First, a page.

Once back on the road, Pena drove against traffic for over a mile, with Meyerhoff momentarily forgetting his bloody leg while directing people to move out of the way. Finally, the truck was able to cross to the right side of the road. After an equal distance, the truck reached a military compound where the soldiers fired a few rounds to signal someone's attention. A passing military convoy saw their distress and assisted them to the 407th Forward Support Battalion encampment nearby. The two young Iraqis then got their truck back.
Meyerhoff was taken to the trauma center, followed by surgery. Days later he would be sent to Germany and eventually to Walter Reed Medical Center in Washington D.C. for further treatment. Meanwhile, Pena and Duarte went back to the mail terminal at the airport and both soon were back to work.

"I didn't want to stay in the states," said Meyerhoff, a former Marine rifleman who served in Vietnam in `68-`69. "The mission wasn't accomplished. I got a medical clearance to get back. I have to do therapy for my leg is all."

"Really, it was more of a sense of honor (to return)-to finish the mission," said Meyerhoff. "When you're in the military, you have two families. Even when home, you miss the relationships and camaraderie."

Meyerhoff credits that feeling to the collaborative environment created by Lt. Col. Steven Heggen, commander of the 461st PSB, a Reserve unit from Decatur, Ga.

"Col. Heggen's leadership allows people to expand and take on additional responsibilities. His leadership style really aids in the motivation and dedication of soldiers. We work as a team. When the ambush happened, we didn't second guess each other. The trust was already there," Meyerhoff explained.

Before returning to Iraq, Meyerhoff was able to visit his wife and 16-year-old son at home in Valle Crucis, N.C., welcomed by the sight of trees lined with yellow ribbons along his driveway and neighbors and friends deluging the Meyerhoffs with home-cooked dinners, wine and gifts.

Pena also went home, but later, on regular rest and recuperation leave over Christmas. There, he was greeted first by family at the airport and then by neighbors waiting at the entrance of his Atlanta, Ga., neighborhood.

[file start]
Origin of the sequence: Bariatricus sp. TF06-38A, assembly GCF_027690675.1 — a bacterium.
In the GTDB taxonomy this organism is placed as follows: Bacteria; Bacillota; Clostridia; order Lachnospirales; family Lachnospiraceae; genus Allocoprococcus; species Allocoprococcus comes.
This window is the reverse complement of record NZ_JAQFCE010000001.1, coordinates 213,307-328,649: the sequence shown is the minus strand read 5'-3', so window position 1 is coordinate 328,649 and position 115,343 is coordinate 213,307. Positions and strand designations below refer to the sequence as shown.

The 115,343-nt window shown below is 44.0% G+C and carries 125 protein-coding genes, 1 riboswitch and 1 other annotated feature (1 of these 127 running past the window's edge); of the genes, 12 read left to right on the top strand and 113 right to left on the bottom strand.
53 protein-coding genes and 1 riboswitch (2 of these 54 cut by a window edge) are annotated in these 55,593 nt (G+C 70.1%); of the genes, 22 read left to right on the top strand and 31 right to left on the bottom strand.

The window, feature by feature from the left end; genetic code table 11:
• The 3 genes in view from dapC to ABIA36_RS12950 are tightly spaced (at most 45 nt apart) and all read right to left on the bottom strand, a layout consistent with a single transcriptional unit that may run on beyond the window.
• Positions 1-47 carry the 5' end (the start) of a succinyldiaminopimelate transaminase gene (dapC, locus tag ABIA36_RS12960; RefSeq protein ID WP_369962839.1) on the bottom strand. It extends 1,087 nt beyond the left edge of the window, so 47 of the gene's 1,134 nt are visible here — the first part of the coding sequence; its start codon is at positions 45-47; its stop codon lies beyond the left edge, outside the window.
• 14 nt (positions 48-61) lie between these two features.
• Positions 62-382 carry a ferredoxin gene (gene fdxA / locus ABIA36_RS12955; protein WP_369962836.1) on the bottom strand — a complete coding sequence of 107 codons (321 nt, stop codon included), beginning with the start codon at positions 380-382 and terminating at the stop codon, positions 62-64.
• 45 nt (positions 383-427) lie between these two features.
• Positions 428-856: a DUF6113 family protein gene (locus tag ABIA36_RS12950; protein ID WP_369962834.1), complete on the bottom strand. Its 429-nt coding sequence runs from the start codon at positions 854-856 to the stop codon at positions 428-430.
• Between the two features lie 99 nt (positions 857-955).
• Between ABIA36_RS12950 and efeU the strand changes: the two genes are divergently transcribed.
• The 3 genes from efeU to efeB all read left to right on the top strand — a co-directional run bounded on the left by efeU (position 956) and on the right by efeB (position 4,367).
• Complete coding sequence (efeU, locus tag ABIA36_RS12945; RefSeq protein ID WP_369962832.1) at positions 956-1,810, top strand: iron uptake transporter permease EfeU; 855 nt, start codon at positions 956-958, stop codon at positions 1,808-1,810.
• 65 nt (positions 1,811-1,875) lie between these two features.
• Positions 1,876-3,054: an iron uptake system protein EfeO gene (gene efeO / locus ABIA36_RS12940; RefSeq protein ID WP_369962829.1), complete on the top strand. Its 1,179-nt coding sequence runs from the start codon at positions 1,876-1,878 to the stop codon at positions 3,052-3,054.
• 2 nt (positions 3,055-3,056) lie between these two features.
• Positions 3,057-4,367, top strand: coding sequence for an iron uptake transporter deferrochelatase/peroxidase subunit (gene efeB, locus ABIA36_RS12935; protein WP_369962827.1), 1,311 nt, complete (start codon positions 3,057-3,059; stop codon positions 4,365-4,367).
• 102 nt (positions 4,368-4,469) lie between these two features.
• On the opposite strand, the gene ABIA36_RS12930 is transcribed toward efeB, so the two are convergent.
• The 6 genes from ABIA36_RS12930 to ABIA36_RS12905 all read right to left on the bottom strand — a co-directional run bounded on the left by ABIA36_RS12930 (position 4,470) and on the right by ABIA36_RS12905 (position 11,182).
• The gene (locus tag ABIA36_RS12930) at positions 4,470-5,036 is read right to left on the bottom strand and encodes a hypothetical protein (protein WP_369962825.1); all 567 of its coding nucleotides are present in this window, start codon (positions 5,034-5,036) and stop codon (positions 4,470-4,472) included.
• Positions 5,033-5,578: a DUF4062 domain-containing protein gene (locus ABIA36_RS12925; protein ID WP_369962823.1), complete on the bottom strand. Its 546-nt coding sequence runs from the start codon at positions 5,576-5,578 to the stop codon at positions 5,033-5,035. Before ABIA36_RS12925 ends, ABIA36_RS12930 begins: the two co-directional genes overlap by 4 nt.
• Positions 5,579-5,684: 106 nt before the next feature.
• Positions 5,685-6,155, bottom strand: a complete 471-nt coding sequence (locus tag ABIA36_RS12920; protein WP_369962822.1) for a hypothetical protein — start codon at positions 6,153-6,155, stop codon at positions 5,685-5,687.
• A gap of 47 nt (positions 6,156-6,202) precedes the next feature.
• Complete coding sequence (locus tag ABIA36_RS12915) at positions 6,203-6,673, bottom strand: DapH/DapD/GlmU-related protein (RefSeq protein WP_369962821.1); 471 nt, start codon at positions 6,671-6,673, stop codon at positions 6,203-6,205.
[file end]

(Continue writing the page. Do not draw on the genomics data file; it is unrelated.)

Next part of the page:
Unlike Meyerhoff, who, with a wink, yarned that getting shot at was old hat from his "Nam" days, Pena said the experience changed him.

"It made me more alert every time we go out," Pena said. "You realize how quickly life can change in a matter of seconds. It felt good to be around someone you knew under fire. Though injured, he (Meyerhoff) had my back. And Spc. Duarte reacted fearlessly and without hesitation."

Pena and Meyerhoff's words evoked the American spirit of fairness and decency displayed even during war-hard to imagine in most other militaries-that caused Pena to remember that the two scared Iraqis would want their vehicle back after it was briefly commandeered. It is a poignant example of the fundamental difference between the Americans, who do not blame average Iraqis for the criminal, world-destabilizing behavior of their now-deposed leadership, and the few "dead-enders" in Iraq who would kill anyone-man, woman, child, friend, ethnic foe-without compunction to achieve their tortured goals.

Killed KBR driver, Vernon Gaston, 46, who had served on the Lampasas, Texas, city council back home, was laid to rest at the First Baptist Church in Lampasas on Sept. 12. He is survived by his three sons, a daughter and his wife Kaye.

All three soon-to-be-decorated soldiers are back working at the mail terminal alongside KBR employees, ensuring that thousands of soldiers receive their mail while in Iraq. The three are scheduled to remain in the Operation Iraqi Freedom theater until the 461st PSB returns this spring.